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History of the Decline and Fall of the Roman Empir

See his triumph in Theophanes p


[109] In the language of the

usurpers of every age, he imputes his own crimes to the Deity, and, without degrading his equal majesty, he offers to reconcile the long discord of the two nations, by a treaty of peace and alliance more durable than brass or iron. The conditions of the treaty were easily defined and faithfully executed. In the recovery of the standards and prisoners which had fallen into the hands of the Persians, the emperor imitated the example of Augustus: their care of the national dignity was celebrated by the poets of the times, but the decay of genius may be measured by the distance between Horace and George of Pisidia: the subjects and brethren of Heraclius were redeemed from persecution, slavery, and exile; but, instead of the Roman eagles, the true wood of the holy cross was restored to the importunate demands of the successor of Constantine. The victor was not ambitious of enlarging the weakness of the empire; the son of Chosroes abandoned without regret the conquests of his father; the Persians who evacuated the cities of Syria and Egypt were honorably conducted to the frontier, and a war which had wounded the vitals of the two monarchies, produced no change in their external and relative situation. The return of Heraclius from Tauris to Constantinople was a perpetual triumph; and after the exploits of six glorious campaigns, he peaceably enjoyed the Sabbath of his toils. After a long impatience, the senate, the clergy, and the people, went forth to meet their hero, with tears and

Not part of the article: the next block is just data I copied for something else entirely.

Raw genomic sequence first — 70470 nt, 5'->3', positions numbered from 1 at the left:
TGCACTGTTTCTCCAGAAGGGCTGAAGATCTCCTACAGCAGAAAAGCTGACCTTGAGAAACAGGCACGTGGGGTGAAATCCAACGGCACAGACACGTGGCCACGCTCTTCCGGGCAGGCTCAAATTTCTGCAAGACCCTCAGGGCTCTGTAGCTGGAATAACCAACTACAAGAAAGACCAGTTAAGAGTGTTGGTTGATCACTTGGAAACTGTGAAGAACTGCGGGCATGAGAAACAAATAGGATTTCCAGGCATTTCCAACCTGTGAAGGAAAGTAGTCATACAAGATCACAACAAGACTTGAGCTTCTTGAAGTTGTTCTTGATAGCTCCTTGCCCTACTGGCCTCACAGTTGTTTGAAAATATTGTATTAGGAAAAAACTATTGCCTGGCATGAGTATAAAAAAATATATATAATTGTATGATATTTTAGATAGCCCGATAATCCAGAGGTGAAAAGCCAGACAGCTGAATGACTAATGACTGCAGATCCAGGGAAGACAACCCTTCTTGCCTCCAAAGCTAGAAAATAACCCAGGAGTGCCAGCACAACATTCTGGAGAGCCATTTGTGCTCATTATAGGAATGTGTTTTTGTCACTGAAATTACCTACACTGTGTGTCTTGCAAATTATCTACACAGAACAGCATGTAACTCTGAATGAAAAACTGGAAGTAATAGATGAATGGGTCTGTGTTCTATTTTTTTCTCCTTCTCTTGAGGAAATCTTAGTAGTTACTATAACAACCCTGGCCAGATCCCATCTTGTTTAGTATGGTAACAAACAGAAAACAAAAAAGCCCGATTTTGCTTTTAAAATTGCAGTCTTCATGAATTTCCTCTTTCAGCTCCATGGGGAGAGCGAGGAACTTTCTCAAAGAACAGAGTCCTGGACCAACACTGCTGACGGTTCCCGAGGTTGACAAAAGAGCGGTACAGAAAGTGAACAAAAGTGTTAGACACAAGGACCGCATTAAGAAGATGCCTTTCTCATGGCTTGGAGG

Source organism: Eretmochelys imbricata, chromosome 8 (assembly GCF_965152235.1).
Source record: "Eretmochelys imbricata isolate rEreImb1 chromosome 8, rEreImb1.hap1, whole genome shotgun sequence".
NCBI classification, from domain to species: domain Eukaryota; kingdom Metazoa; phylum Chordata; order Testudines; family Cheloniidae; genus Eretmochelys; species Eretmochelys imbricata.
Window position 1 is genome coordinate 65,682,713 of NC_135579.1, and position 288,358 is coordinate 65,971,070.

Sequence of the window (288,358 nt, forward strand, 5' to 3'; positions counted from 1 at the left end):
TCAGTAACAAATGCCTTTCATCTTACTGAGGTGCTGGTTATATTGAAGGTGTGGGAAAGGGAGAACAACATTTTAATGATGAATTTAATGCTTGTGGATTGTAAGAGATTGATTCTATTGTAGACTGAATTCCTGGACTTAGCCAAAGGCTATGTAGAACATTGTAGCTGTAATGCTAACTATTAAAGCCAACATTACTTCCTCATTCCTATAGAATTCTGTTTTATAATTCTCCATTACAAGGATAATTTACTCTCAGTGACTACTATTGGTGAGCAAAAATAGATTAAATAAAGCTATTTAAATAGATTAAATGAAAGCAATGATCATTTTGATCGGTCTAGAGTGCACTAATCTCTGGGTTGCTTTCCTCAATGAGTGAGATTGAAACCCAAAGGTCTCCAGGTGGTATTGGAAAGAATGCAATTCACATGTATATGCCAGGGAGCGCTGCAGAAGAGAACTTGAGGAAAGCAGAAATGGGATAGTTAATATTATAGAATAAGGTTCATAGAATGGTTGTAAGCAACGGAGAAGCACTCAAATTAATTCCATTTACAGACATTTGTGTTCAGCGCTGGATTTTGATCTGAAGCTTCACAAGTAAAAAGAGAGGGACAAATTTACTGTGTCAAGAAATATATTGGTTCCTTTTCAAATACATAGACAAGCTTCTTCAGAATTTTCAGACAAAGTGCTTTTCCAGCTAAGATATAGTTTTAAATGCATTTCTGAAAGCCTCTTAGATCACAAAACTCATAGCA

acclamations, with olive branches and innumerable lamps; he entered the capital in a chariot drawn by four elephants; and as soon as the emperor could disengage himself from the tumult of public joy, he tasted more genuine satisfaction in the embraces of his mother and his son. [110]

[Footnote 109: The letter of Siroes in the Paschal Chronicle (p. 402) unfortunately ends before he proceeds to business. The treaty appears in its execution in the histories of Theophanes and Nicephorus. * Note: M. Mai. Script. Vet. Nova Collectio, vol. i. P. 2, p. 223, has added some lines, but no clear sense can be made out of the fragment.--M.]

[Footnote 110: The burden of Corneille's song, "Montrez Heraclius au peuple qui l'attend," is much better suited to the present occasion. See his triumph in Theophanes (p. 272, 273) and Nicephorus, (p. 15, 16.) The life of the mother and tenderness of the son are attested by George of Pisidia, (Bell. Abar. 255, &c., p. 49.) The metaphor of the Sabbath is used somewhat profanely by these Byzantine Christians.]

The succeeding year was illustrated by a triumph of a very different kind, the restitution of the true cross to the holy sepulchre. Heraclius performed in person the pilgrimage of Jerusalem, the identity of the relic was verified by the discreet patriarch, [111] and this august ceremony has been commemorated by the annual festival of the exaltation of the cross. Before the emperor presumed to tread the consecrated ground, he was instructed to strip himself of the diadem and purple, the pomp and vanity of the world: but in the judgment of his clergy, the persecution of the Jews was more easily reconciled with the precepts of the gospel. [1111] He again ascended his throne to receive the congratulations of the ambassadors of France and India: and the fame of Moses, Alexander, and Hercules, [112] was eclipsed in the popular estimation, by the superior merit and glory of the great Heraclius. Yet the deliverer


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